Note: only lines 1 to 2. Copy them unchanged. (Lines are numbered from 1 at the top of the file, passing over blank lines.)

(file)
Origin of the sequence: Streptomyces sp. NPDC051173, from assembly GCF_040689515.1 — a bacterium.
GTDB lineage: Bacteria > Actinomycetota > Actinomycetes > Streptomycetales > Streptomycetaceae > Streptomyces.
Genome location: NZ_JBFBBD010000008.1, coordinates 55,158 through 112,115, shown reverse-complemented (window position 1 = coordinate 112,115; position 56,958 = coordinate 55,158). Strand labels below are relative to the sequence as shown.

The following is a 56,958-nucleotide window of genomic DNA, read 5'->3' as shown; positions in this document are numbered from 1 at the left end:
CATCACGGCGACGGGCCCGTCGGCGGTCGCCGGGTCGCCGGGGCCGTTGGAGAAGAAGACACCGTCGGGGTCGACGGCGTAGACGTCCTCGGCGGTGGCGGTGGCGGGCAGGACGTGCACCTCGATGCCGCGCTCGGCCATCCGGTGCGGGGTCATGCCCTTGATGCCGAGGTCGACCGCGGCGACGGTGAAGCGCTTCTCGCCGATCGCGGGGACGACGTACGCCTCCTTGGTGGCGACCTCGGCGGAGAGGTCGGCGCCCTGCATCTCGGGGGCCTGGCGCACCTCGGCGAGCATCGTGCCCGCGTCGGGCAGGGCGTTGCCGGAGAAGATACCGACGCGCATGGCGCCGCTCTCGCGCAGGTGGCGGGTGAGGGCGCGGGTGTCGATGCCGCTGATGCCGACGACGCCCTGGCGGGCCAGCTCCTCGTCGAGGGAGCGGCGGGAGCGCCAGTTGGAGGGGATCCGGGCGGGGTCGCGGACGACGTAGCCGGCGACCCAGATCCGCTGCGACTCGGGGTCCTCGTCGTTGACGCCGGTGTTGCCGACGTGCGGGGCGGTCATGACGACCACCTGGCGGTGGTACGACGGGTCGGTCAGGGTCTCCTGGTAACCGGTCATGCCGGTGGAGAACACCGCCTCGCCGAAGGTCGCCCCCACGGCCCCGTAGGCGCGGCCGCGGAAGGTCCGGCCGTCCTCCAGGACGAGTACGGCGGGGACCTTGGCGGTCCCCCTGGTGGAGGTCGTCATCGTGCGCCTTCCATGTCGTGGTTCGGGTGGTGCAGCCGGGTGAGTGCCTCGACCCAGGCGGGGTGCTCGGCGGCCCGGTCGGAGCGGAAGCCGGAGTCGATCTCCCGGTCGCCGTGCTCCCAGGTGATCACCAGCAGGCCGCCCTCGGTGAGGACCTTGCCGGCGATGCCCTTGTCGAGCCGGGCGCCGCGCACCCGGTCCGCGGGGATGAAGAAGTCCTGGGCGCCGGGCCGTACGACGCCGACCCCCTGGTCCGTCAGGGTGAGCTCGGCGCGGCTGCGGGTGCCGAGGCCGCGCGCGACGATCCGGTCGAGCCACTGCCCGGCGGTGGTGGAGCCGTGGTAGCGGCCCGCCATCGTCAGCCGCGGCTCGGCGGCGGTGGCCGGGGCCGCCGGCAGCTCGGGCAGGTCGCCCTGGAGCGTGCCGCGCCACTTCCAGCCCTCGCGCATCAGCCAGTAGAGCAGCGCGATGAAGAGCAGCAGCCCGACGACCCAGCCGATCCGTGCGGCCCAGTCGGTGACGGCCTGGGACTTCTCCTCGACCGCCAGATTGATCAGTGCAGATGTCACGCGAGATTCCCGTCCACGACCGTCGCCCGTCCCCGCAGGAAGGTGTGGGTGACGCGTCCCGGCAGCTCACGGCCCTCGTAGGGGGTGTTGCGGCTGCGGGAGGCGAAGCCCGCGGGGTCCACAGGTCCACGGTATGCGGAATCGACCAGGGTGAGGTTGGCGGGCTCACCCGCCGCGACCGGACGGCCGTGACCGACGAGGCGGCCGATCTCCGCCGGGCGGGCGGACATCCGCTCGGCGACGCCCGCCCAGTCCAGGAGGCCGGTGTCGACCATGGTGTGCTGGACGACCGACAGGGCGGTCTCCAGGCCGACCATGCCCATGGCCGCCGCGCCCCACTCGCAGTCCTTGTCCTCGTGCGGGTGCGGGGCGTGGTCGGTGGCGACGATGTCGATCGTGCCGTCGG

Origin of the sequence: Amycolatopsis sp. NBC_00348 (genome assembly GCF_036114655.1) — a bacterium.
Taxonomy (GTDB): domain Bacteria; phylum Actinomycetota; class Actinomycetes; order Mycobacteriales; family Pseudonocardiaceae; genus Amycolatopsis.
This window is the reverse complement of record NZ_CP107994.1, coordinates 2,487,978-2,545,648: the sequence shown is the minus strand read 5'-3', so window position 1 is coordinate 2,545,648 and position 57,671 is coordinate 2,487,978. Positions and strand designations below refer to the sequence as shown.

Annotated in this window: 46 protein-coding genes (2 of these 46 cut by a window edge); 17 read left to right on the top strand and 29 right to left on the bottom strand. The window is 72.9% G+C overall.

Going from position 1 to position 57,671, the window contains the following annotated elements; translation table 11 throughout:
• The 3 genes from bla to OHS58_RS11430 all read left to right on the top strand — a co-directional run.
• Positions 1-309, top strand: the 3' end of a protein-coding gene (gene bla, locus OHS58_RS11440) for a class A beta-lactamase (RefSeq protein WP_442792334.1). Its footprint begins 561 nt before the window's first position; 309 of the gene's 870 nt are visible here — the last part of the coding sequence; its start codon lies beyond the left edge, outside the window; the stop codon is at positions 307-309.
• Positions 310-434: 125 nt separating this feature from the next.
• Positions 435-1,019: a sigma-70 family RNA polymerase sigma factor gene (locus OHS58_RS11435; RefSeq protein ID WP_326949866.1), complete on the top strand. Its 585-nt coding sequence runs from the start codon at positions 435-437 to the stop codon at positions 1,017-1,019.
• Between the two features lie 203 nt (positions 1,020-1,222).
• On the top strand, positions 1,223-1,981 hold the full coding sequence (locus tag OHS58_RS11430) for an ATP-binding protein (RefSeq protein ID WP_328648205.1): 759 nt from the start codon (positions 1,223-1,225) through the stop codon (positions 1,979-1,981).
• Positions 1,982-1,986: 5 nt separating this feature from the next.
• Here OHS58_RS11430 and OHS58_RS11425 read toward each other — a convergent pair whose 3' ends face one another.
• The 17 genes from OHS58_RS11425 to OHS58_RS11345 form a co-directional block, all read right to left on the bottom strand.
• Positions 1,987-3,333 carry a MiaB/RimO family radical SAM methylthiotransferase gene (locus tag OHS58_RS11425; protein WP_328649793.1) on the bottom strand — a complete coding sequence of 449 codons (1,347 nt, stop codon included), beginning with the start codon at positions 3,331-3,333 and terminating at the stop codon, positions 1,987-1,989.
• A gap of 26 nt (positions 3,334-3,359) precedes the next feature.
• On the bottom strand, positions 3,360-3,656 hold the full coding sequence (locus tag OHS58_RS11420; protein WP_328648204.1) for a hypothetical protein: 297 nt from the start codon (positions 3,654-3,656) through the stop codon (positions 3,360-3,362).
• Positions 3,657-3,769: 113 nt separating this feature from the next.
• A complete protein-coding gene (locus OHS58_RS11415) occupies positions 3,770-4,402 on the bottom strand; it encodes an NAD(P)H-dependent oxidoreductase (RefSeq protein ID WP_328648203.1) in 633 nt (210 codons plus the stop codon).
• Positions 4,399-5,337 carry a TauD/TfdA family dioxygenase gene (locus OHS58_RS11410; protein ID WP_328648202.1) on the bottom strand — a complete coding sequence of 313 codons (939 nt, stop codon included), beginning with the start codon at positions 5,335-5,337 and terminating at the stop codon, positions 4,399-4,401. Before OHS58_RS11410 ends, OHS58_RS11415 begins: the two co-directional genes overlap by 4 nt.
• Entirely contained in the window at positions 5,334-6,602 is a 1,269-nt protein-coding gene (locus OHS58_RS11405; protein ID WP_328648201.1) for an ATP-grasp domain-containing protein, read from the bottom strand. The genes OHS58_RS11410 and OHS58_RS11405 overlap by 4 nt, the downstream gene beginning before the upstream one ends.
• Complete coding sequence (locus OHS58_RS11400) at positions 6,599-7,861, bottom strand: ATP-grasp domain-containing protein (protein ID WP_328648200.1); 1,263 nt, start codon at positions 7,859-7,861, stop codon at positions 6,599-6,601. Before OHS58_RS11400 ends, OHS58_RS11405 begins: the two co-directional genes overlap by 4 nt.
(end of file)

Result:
Origin of the sequence: Streptomyces sp. NPDC051173, from assembly GCF_040689515.1 — a bacterium.
GTDB lineage: Bacteria > Actinomycetota > Actinomycetes > Streptomycetales > Streptomycetaceae > Streptomyces.